Hitchhiking into the galaxy – rocket ridesharing in support of EO uptake

The potential of Earth Observation (EO) data is, in many areas, yet to be leveraged. One barrier to achieving this may lie within the associated costs since, although the rich data acquired by the Copernicus Sentinels is made available for free, certain applications require resolution and/or revisit times Copernicus does not offer. This gap is addressed by private EO constellations, however at quite a price, reflective of the actual costs incurred with satellite development, construction, launch, and operation.

The “NewSpace” generation of commercial EO providers typically rely on cost-efficient smallsats. Development time is shorter, some components are available off-the-shelf making them cheaper, and their reduced weight makes it possible for them to be launched as piggyback payload – multiple satellites can be onboarded together, and flight costs can be shared. Planet have launched their SkySats aboard the SpaceX Falcon 9, and so did SatRevolution with their SOWA mission and Hawkeye 360 with their RF sensing satellites. Similarly, Satellogic is planning to launch their 2022 constellation aboard the same type of rocket. Instead of hiring a rocket for one’s purposes, ridesharing can significantly reduce the costs per kilogram of payload. From its inception, the Falcon series was developed with the aim of reducing the cost of launching low-orbit satellites (such as SpaceX’ own Starlink constellation). By design, the launchers are meant to rely on reusable components and carry multiple payloads. In fact, SpaceX advertises its smallsat ridesharing programme offering options for booking flights into different orbits almost as if booking one’s all-inclusive trip to a holiday destination of choice.

Still, SpaceX is not the only available taxi ride out there. As reliable satellite internet requires large low orbit constellations and commercial EO operators seek to increase their number of satellites to ensure the desired revisit times, more stakeholders are taking an interest. Operational lifespan is yet another contributing factor – whilst geosynchronous orbit satellites have an average lifespan of about fifteen years, private EO constellations are mostly placed into lower orbit which reduces their life expectancy requiring more frequent replacement. Hence, in direct response to SpaceX offering ridesharing capabilities for low-cost access to space, Lockheed Martin joined forces with Boeing to create the United Launch Alliance. Also, Starlink’s could-be competitor, OneWeb, has recently launched 36 satellites aboard a Soyuz rocket. Further competition comes from dedicated smallsat launchers whose costs are significantly lower than those charged by the larger rocket operators such as Falcon 9. Yet, being able to lift more payload, Falcon 9 is often more cost-effective. Rocket Labs’ Electron rockets, for example, can launch 300 kilograms at about USD 7 million per launch (they have previously deployed satellites for e.g., Capella Space and Spire). Virgin Orbit’s LauncherOne can carry ca. 450 kilograms at USD 12 million per launch. Whereas Astra is attempting to launch ca. 200 kilograms at a cost of USD 1 million which would be the current asking price per kilogram of SpaceX’ Falcon 9.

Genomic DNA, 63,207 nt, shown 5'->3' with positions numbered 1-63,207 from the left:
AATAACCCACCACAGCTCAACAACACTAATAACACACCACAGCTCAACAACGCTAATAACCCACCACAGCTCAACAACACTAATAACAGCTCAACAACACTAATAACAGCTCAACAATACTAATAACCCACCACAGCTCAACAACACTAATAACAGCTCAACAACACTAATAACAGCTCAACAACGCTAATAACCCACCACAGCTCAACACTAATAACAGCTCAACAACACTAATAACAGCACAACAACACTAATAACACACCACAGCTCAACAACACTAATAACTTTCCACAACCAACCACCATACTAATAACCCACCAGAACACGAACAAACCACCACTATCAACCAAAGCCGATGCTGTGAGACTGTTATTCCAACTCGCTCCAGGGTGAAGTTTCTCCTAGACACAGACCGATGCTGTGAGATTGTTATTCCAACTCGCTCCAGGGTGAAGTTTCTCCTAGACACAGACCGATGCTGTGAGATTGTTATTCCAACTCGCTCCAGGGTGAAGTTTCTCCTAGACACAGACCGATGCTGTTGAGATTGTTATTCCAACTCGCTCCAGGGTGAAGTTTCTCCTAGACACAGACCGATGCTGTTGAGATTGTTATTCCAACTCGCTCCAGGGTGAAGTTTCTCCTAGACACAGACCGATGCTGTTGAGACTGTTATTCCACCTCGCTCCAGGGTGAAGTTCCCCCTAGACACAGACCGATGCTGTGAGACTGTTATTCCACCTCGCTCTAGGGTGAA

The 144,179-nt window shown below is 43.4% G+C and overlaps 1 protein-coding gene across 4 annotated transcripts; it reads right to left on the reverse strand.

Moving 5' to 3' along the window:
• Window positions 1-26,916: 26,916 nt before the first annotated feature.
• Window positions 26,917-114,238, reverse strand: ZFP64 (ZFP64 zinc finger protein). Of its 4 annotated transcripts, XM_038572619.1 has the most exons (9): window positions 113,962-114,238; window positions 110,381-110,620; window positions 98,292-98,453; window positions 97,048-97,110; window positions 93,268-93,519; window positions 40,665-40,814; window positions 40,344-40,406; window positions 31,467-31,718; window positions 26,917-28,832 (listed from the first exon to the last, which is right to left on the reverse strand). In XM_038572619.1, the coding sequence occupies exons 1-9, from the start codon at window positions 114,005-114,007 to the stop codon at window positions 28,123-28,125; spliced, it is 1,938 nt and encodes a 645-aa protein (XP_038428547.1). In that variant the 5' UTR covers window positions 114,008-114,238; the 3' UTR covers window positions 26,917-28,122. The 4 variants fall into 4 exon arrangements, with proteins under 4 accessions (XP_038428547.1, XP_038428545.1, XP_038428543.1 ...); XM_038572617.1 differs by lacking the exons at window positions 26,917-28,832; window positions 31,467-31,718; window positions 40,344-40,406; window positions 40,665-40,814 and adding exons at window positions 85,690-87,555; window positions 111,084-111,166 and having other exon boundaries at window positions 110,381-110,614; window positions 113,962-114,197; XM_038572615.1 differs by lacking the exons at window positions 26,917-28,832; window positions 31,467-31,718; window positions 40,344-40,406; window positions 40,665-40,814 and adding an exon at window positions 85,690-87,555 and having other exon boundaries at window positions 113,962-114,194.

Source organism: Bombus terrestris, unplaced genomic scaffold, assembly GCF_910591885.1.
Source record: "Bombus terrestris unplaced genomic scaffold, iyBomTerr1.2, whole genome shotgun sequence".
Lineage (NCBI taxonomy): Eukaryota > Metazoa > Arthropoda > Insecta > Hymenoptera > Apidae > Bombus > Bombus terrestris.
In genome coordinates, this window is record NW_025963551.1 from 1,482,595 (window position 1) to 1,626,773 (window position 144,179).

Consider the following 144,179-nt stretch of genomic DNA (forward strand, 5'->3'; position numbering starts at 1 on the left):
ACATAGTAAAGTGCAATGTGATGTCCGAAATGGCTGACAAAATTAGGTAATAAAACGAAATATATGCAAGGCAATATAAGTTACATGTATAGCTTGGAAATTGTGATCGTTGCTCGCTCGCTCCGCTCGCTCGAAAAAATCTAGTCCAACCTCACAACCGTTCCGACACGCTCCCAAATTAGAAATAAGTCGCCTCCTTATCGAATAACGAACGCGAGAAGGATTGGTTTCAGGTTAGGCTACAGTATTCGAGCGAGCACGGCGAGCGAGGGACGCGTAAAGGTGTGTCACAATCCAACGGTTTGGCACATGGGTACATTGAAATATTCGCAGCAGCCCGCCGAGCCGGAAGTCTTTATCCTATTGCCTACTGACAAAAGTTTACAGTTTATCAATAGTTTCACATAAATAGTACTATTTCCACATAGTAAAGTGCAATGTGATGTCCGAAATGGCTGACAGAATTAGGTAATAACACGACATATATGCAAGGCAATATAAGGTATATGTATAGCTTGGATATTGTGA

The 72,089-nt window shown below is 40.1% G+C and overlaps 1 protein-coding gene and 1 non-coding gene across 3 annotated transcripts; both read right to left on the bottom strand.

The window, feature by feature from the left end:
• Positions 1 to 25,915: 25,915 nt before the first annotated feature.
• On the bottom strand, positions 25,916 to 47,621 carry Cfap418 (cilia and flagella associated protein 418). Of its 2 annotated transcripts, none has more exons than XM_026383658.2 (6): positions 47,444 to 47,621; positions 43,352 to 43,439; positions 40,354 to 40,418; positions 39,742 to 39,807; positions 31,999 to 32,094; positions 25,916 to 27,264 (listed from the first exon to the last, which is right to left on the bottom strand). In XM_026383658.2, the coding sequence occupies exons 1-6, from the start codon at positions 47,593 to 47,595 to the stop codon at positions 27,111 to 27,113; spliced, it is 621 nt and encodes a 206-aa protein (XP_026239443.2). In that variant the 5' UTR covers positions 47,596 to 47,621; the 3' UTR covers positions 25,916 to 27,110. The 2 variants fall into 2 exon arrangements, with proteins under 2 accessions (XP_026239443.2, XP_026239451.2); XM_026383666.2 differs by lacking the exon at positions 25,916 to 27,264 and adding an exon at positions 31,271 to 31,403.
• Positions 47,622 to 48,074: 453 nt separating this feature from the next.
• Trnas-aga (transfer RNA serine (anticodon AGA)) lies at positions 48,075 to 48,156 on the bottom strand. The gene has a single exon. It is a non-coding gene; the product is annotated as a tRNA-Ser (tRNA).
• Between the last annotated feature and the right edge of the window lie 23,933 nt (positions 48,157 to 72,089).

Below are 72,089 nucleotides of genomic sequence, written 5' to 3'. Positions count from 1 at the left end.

The general trend is to lower launch costs with NASA aiming at “tens of dollars per pound” by 2040. New Space is seeing increased competition and, provided that the market forces work, as expected, private EO constellations will most definitely benefit. Regular renewal guarantees that satellites are carrying the latest technology and therefore deliver high-quality data. Lower launch costs overall reduce the cost of satellites potentially leading to more and better data availability at competitive prices. This, in turn, may decrease the cost of higher-resolution data and associated services making them affordable to wider audiences thus contributing to expanding the pool of EO users. And this is something we should definitely keep an eye on!